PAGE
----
Finally, we get to B, Penelope’s husband. I have saved B to the end because I owe him an apology. I was not a big fan of B’s when Penelope first introduced us. He spent the better part of the night talking about a variety of practical jokes that he had played at no less than 3 universities. I didn’t really get why Penelope was attracted to him; he just seemed kind of goofy, a big joker. But jokers are wild, B is still goofy, but now I see that under all of that goofiness is a very nice man, who is totally practical, sensitive and reliable. B’s impressive collection of Transformers, Teenage Mutant Ninja Turtles, comic books and video games is second only to his impressive love and devotion for Penelope, Momo, and their little dog Toby. Hats off to the man who has his priorities straight.

Thank you for bearing with me, I know we usually save our praise for wonderful men and hold onto it for June–right before Father’s day–but I needed to go through it tonight. I needed to remind myself that it isn’t all bad, that there are men out there who love and respect their wives, girlfriends and families, all we have to do is know how to recognize the good ones. I would love it if you could share some of the things that the wonderful men in your life do for you.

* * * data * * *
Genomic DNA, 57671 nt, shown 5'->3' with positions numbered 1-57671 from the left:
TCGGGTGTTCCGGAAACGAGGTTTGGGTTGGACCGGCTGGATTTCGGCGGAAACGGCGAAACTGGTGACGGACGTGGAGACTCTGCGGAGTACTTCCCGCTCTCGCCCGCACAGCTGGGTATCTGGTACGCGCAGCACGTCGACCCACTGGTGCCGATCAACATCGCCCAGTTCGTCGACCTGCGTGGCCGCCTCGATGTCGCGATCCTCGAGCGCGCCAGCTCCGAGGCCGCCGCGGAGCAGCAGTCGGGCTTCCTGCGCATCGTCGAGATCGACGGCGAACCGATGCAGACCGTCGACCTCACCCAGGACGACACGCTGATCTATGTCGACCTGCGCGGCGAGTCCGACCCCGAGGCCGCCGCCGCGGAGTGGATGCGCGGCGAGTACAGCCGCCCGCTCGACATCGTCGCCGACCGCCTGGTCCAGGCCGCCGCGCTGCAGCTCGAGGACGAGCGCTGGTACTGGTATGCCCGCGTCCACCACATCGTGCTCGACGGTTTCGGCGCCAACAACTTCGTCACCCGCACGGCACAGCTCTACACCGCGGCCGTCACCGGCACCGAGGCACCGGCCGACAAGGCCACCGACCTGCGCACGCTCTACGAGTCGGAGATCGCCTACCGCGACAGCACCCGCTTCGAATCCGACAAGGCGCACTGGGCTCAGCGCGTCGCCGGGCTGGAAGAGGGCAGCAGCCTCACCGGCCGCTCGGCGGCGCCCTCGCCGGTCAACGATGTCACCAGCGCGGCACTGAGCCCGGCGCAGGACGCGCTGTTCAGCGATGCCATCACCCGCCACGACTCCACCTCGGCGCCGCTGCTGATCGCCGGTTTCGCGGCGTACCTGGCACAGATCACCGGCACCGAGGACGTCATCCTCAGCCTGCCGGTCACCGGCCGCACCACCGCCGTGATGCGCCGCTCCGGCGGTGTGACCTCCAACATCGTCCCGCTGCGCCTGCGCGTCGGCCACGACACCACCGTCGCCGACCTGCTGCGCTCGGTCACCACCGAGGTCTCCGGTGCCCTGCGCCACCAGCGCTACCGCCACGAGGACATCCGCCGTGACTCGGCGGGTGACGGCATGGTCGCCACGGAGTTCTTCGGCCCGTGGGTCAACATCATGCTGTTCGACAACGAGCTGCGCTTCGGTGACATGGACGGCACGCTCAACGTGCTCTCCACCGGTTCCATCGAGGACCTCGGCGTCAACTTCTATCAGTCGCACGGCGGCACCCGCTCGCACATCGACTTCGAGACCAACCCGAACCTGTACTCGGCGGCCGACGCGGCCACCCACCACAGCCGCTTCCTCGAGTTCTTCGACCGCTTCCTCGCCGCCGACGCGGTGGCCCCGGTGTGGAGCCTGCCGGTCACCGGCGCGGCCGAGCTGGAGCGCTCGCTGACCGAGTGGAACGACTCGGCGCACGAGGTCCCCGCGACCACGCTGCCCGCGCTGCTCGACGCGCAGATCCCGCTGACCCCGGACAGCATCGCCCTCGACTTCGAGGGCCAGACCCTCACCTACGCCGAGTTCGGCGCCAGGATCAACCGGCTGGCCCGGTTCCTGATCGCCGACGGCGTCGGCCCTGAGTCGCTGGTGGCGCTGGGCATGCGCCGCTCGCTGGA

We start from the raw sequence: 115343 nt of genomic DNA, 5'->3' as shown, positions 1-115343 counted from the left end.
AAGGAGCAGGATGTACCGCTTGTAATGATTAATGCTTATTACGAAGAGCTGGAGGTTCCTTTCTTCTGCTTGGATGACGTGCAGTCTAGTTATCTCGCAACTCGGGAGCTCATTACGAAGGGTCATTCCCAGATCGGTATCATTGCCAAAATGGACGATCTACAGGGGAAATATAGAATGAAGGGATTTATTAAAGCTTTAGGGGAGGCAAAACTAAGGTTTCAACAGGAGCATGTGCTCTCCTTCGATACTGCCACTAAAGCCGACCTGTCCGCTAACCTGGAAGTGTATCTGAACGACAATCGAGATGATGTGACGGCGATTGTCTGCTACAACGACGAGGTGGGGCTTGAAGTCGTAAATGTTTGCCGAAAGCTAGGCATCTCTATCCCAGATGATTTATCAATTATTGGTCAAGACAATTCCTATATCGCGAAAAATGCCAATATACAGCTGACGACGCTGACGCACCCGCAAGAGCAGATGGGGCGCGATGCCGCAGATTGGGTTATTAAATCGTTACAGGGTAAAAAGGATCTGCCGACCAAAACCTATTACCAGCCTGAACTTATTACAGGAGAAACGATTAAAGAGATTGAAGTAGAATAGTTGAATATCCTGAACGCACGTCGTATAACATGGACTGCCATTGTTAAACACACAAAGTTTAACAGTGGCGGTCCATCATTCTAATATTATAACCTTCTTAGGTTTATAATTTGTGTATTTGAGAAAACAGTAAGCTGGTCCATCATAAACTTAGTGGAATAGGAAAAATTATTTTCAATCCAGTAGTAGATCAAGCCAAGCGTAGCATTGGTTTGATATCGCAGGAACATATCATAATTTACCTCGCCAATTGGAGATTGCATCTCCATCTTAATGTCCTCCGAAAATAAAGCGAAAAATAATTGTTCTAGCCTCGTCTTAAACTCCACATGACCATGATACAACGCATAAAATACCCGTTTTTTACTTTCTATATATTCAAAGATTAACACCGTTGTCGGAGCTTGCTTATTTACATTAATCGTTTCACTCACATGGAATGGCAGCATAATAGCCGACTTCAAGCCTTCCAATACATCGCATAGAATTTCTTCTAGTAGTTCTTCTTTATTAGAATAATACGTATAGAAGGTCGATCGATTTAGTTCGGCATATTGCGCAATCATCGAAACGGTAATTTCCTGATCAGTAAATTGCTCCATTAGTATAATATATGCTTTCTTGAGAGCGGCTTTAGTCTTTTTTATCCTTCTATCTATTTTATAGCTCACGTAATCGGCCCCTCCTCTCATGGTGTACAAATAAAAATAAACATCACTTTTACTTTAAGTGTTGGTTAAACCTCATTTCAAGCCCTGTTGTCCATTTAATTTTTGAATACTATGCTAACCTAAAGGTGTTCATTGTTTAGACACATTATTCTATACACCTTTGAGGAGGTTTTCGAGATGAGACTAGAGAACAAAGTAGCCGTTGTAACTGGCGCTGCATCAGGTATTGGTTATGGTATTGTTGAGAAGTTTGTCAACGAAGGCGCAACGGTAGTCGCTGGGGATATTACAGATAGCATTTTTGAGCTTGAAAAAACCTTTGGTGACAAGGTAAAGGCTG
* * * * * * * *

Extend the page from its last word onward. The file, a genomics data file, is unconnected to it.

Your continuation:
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English: Fortune Teller, Colin Campbell Cooper...

What does the future hold? Would you like to know? Do you prefer to be surprised, or do you like knowing exactly where you’re headed? I’ve always been in awe of people who set goals and then manage to live up to them. The first time I became aware of this phenomenon I was 26 or 27, having brunch with a girlfriend from out of town. She was 25 and going through her first pregnancy. We were sitting in a dark café in a back street in the deserted financial district on a Sunday morning. She took a sip of her cappuccino, looked up over my head, and calmly explained that her goal was to be married by 24 with a baby by 25. She told me she was a little off the mark, seeing as the baby wouldn’t be born until after her 26th birthday, but she considered it for a moment, and then declared “not bad, I mean I almost made it.”

I was shocked. I grew up in a home where my parents repeatedly told me that you can’t make these kinds of plans. You can’t because something will always get in the way, something you can’t predict. But yet, Emma was able to predict her future, and to make it come true to within a year of her goals.